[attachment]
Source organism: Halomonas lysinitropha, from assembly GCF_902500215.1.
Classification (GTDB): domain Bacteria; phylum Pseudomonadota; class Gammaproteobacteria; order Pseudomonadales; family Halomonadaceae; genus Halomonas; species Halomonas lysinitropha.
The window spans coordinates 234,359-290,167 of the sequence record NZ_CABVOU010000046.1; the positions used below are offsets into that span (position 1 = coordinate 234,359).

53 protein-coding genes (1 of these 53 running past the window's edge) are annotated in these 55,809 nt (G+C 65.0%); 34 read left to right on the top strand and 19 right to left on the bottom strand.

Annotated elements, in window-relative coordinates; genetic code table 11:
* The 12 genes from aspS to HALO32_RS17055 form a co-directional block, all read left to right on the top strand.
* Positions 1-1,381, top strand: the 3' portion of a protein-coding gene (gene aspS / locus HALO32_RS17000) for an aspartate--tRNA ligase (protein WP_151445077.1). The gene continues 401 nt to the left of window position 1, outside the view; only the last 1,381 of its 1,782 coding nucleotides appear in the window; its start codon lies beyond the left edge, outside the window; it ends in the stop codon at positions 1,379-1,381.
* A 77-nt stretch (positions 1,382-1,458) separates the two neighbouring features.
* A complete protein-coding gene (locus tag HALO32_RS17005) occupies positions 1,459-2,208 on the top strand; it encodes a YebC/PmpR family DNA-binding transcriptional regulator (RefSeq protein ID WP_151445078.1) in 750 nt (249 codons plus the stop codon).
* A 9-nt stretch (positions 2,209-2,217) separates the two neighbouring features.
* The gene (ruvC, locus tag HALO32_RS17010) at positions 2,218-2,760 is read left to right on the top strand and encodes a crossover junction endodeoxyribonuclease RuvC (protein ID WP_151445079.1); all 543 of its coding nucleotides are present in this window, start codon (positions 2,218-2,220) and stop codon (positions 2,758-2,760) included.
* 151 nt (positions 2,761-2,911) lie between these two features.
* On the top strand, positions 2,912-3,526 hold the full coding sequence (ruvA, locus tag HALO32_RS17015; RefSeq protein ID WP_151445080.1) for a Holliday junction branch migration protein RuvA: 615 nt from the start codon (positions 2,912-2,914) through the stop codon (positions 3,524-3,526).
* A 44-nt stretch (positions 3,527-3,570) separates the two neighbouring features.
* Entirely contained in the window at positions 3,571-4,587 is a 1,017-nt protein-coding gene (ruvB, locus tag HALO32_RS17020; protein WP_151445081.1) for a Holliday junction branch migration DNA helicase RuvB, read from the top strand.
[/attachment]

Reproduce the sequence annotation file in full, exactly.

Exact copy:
Source organism: Halomonas lysinitropha, from assembly GCF_902500215.1.
Classification (GTDB): domain Bacteria; phylum Pseudomonadota; class Gammaproteobacteria; order Pseudomonadales; family Halomonadaceae; genus Halomonas; species Halomonas lysinitropha.
The window spans coordinates 234,359-290,167 of the sequence record NZ_CABVOU010000046.1; the positions used below are offsets into that span (position 1 = coordinate 234,359).

53 protein-coding genes (1 of these 53 running past the window's edge) are annotated in these 55,809 nt (G+C 65.0%); 34 read left to right on the top strand and 19 right to left on the bottom strand.

Annotated elements, in window-relative coordinates; genetic code table 11:
* The 12 genes from aspS to HALO32_RS17055 form a co-directional block, all read left to right on the top strand.
* Positions 1-1,381, top strand: the 3' portion of a protein-coding gene (gene aspS / locus HALO32_RS17000) for an aspartate--tRNA ligase (protein WP_151445077.1). The gene continues 401 nt to the left of window position 1, outside the view; only the last 1,381 of its 1,782 coding nucleotides appear in the window; its start codon lies beyond the left edge, outside the window; it ends in the stop codon at positions 1,379-1,381.
* A 77-nt stretch (positions 1,382-1,458) separates the two neighbouring features.
* A complete protein-coding gene (locus tag HALO32_RS17005) occupies positions 1,459-2,208 on the top strand; it encodes a YebC/PmpR family DNA-binding transcriptional regulator (RefSeq protein ID WP_151445078.1) in 750 nt (249 codons plus the stop codon).
* A 9-nt stretch (positions 2,209-2,217) separates the two neighbouring features.
* The gene (ruvC, locus tag HALO32_RS17010) at positions 2,218-2,760 is read left to right on the top strand and encodes a crossover junction endodeoxyribonuclease RuvC (protein ID WP_151445079.1); all 543 of its coding nucleotides are present in this window, start codon (positions 2,218-2,220) and stop codon (positions 2,758-2,760) included.
* 151 nt (positions 2,761-2,911) lie between these two features.
* On the top strand, positions 2,912-3,526 hold the full coding sequence (ruvA, locus tag HALO32_RS17015; RefSeq protein ID WP_151445080.1) for a Holliday junction branch migration protein RuvA: 615 nt from the start codon (positions 2,912-2,914) through the stop codon (positions 3,524-3,526).
* A 44-nt stretch (positions 3,527-3,570) separates the two neighbouring features.
* Entirely contained in the window at positions 3,571-4,587 is a 1,017-nt protein-coding gene (ruvB, locus tag HALO32_RS17020; protein WP_151445081.1) for a Holliday junction branch migration DNA helicase RuvB, read from the top strand.